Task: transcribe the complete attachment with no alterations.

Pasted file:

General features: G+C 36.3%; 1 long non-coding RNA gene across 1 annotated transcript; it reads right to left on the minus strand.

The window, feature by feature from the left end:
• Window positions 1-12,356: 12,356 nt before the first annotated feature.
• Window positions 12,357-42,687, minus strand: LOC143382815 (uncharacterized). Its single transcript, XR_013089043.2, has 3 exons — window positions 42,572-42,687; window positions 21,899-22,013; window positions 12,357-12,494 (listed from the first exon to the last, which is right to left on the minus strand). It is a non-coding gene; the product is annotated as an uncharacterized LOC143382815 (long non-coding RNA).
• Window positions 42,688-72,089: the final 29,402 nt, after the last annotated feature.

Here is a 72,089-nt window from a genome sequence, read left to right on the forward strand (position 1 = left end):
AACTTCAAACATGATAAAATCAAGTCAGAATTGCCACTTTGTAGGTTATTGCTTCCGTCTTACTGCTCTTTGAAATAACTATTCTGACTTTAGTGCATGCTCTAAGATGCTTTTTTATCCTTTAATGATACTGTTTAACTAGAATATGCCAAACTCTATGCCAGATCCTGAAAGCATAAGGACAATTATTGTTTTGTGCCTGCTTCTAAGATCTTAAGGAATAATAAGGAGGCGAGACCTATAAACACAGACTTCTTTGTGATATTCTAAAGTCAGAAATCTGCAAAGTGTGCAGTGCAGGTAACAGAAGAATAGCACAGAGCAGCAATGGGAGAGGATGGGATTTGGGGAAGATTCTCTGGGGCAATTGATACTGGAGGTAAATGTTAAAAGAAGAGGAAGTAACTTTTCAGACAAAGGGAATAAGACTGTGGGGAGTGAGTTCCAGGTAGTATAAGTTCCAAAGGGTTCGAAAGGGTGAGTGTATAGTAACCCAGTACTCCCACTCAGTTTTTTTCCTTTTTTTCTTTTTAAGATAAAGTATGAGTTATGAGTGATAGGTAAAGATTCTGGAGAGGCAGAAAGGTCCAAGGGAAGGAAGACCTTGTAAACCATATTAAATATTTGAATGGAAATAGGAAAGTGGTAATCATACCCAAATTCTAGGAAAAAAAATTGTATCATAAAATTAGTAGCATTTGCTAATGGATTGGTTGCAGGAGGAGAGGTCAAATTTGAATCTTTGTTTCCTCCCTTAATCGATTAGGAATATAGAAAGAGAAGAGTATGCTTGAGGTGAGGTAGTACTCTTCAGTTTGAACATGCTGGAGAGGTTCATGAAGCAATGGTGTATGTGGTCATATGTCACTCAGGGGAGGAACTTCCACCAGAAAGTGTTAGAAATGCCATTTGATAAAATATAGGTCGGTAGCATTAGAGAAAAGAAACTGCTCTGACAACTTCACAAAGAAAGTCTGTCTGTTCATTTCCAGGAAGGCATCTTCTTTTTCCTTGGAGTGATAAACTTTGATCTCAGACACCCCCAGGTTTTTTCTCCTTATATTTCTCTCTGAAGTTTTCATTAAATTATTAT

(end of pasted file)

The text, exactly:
General features: G+C 36.3%; 1 long non-coding RNA gene across 1 annotated transcript; it reads right to left on the minus strand.

The window, feature by feature from the left end:
• Window positions 1-12,356: 12,356 nt before the first annotated feature.
• Window positions 12,357-42,687, minus strand: LOC143382815 (uncharacterized). Its single transcript, XR_013089043.2, has 3 exons — window positions 42,572-42,687; window positions 21,899-22,013; window positions 12,357-12,494 (listed from the first exon to the last, which is right to left on the minus strand). It is a non-coding gene; the product is annotated as an uncharacterized LOC143382815 (long non-coding RNA).
• Window positions 42,688-72,089: the final 29,402 nt, after the last annotated feature.

Here is a 72,089-nt window from a genome sequence, read left to right on the forward strand (position 1 = left end):
AACTTCAAACATGATAAAATCAAGTCAGAATTGCCACTTTGTAGGTTATTGCTTCCGTCTTACTGCTCTTTGAAATAACTATTCTGACTTTAGTGCATGCTCTAAGATGCTTTTTTATCCTTTAATGATACTGTTTAACTAGAATATGCCAAACTCTATGCCAGATCCTGAAAGCATAAGGACAATTATTGTTTTGTGCCTGCTTCTAAGATCTTAAGGAATAATAAGGAGGCGAGACCTATAAACACAGACTTCTTTGTGATATTCTAAAGTCAGAAATCTGCAAAGTGTGCAGTGCAGGTAACAGAAGAATAGCACAGAGCAGCAATGGGAGAGGATGGGATTTGGGGAAGATTCTCTGGGGCAATTGATACTGGAGGTAAATGTTAAAAGAAGAGGAAGTAACTTTTCAGACAAAGGGAATAAGACTGTGGGGAGTGAGTTCCAGGTAGTATAAGTTCCAAAGGGTTCGAAAGGGTGAGTGTATAGTAACCCAGTACTCCCACTCAGTTTTTTTCCTTTTTTTCTTTTTAAGATAAAGTATGAGTTATGAGTGATAGGTAAAGATTCTGGAGAGGCAGAAAGGTCCAAGGGAAGGAAGACCTTGTAAACCATATTAAATATTTGAATGGAAATAGGAAAGTGGTAATCATACCCAAATTCTAGGAAAAAAAATTGTATCATAAAATTAGTAGCATTTGCTAATGGATTGGTTGCAGGAGGAGAGGTCAAATTTGAATCTTTGTTTCCTCCCTTAATCGATTAGGAATATAGAAAGAGAAGAGTATGCTTGAGGTGAGGTAGTACTCTTCAGTTTGAACATGCTGGAGAGGTTCATGAAGCAATGGTGTATGTGGTCATATGTCACTCAGGGGAGGAACTTCCACCAGAAAGTGTTAGAAATGCCATTTGATAAAATATAGGTCGGTAGCATTAGAGAAAAGAAACTGCTCTGACAACTTCACAAAGAAAGTCTGTCTGTTCATTTCCAGGAAGGCATCTTCTTTTTCCTTGGAGTGATAAACTTTGATCTCAGACACCCCCAGGTTTTTTCTCCTTATATTTCTCTCTGAAGTTTTCATTAAATTATTAT